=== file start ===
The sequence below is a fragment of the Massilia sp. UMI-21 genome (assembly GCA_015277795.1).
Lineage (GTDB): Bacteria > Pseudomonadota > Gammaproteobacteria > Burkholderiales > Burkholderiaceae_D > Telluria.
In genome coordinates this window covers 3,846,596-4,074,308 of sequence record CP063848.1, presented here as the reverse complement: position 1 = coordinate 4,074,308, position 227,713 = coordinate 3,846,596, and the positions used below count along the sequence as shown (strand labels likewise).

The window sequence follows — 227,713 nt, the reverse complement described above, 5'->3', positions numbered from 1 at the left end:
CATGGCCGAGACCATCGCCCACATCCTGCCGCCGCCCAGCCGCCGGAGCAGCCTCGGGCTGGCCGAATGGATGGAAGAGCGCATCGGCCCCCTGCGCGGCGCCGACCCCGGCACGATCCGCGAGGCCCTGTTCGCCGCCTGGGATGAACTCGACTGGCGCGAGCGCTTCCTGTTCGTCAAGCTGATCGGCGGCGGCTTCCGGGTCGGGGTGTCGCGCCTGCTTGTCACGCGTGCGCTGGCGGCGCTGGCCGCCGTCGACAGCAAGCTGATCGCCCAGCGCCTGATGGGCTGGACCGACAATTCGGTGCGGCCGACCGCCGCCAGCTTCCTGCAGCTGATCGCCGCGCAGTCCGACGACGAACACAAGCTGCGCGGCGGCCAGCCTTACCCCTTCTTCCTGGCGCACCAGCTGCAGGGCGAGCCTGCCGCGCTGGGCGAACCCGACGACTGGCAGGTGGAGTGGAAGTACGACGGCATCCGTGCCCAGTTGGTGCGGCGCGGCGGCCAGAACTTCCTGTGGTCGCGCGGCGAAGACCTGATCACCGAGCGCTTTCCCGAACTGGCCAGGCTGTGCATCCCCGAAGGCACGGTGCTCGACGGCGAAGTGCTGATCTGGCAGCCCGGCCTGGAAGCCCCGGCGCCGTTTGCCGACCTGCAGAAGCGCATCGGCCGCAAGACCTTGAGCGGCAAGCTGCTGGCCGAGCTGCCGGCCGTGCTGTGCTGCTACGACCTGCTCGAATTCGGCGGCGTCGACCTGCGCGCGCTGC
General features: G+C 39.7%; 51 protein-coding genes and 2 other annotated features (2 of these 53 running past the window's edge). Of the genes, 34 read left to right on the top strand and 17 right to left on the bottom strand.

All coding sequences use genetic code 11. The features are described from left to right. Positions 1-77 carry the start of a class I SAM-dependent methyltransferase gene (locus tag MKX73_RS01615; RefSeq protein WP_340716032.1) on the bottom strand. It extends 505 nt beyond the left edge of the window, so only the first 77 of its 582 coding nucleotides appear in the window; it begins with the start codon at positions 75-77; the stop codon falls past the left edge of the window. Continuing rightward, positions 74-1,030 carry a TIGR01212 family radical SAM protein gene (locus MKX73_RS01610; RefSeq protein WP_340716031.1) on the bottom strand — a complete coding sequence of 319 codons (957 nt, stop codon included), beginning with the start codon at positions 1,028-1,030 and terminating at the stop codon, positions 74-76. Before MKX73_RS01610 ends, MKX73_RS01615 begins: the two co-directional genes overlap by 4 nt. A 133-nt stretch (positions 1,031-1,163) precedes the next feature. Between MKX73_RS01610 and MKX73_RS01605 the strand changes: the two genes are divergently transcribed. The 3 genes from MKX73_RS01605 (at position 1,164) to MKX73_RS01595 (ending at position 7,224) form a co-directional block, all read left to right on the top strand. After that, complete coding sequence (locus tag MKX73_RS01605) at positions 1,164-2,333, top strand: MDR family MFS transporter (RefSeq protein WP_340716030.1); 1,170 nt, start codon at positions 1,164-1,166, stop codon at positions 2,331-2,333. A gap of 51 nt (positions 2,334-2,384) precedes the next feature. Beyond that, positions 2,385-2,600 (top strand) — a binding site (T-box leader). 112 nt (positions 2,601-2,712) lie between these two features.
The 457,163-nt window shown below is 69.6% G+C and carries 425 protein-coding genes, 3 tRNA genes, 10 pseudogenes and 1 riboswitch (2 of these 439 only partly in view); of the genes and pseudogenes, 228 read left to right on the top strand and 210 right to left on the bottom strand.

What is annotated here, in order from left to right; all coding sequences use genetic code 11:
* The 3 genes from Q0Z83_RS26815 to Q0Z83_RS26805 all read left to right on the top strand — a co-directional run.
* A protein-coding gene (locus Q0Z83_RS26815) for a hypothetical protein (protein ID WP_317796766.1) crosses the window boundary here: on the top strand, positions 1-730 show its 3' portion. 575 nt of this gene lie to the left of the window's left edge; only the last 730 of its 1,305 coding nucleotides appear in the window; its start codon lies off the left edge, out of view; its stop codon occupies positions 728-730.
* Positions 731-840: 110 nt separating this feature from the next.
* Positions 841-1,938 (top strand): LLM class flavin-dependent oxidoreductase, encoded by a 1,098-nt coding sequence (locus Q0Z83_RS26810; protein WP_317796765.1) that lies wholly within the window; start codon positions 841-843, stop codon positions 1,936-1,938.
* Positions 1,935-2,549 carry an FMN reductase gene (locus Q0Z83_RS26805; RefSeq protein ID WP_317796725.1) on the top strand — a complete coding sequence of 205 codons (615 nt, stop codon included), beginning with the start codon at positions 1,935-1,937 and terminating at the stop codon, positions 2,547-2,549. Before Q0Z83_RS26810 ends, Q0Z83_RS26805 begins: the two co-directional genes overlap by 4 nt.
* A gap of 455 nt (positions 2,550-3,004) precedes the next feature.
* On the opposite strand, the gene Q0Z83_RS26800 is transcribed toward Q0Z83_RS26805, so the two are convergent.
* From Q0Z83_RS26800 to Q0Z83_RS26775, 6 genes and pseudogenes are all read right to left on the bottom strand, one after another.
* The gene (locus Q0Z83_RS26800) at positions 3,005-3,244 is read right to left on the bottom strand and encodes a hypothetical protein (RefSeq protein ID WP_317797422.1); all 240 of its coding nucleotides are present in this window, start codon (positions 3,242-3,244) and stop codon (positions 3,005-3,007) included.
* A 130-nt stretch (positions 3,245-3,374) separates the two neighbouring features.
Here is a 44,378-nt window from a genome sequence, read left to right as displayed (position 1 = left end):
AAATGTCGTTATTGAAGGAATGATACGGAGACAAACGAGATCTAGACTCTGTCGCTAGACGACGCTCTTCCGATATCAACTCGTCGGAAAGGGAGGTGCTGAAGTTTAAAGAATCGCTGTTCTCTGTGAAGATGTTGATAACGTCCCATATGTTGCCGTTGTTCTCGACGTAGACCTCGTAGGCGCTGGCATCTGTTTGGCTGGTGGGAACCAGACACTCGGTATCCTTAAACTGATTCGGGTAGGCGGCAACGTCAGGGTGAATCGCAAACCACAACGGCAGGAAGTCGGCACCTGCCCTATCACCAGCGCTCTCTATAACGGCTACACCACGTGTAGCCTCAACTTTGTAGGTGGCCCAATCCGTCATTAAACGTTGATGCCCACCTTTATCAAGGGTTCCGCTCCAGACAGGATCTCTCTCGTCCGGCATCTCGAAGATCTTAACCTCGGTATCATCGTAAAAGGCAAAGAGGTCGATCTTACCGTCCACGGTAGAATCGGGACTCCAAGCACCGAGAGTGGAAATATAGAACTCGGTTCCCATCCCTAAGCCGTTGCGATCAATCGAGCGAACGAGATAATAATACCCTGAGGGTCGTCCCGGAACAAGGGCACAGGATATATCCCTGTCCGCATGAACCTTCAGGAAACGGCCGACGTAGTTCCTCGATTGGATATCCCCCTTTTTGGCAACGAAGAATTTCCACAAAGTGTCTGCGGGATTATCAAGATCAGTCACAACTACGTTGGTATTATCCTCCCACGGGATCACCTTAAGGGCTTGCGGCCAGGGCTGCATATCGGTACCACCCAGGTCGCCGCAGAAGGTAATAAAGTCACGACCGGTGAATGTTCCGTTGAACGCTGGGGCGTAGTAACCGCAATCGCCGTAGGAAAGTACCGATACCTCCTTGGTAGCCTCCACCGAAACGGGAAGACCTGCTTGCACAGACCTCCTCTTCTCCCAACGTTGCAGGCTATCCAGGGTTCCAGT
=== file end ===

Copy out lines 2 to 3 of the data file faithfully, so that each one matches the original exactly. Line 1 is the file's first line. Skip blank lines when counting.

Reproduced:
Lineage (GTDB): Bacteria > Pseudomonadota > Gammaproteobacteria > Burkholderiales > Burkholderiaceae_D > Telluria.
In genome coordinates this window covers 3,846,596-4,074,308 of sequence record CP063848.1, presented here as the reverse complement: position 1 = coordinate 4,074,308, position 227,713 = coordinate 3,846,596, and the positions used below count along the sequence as shown (strand labels likewise).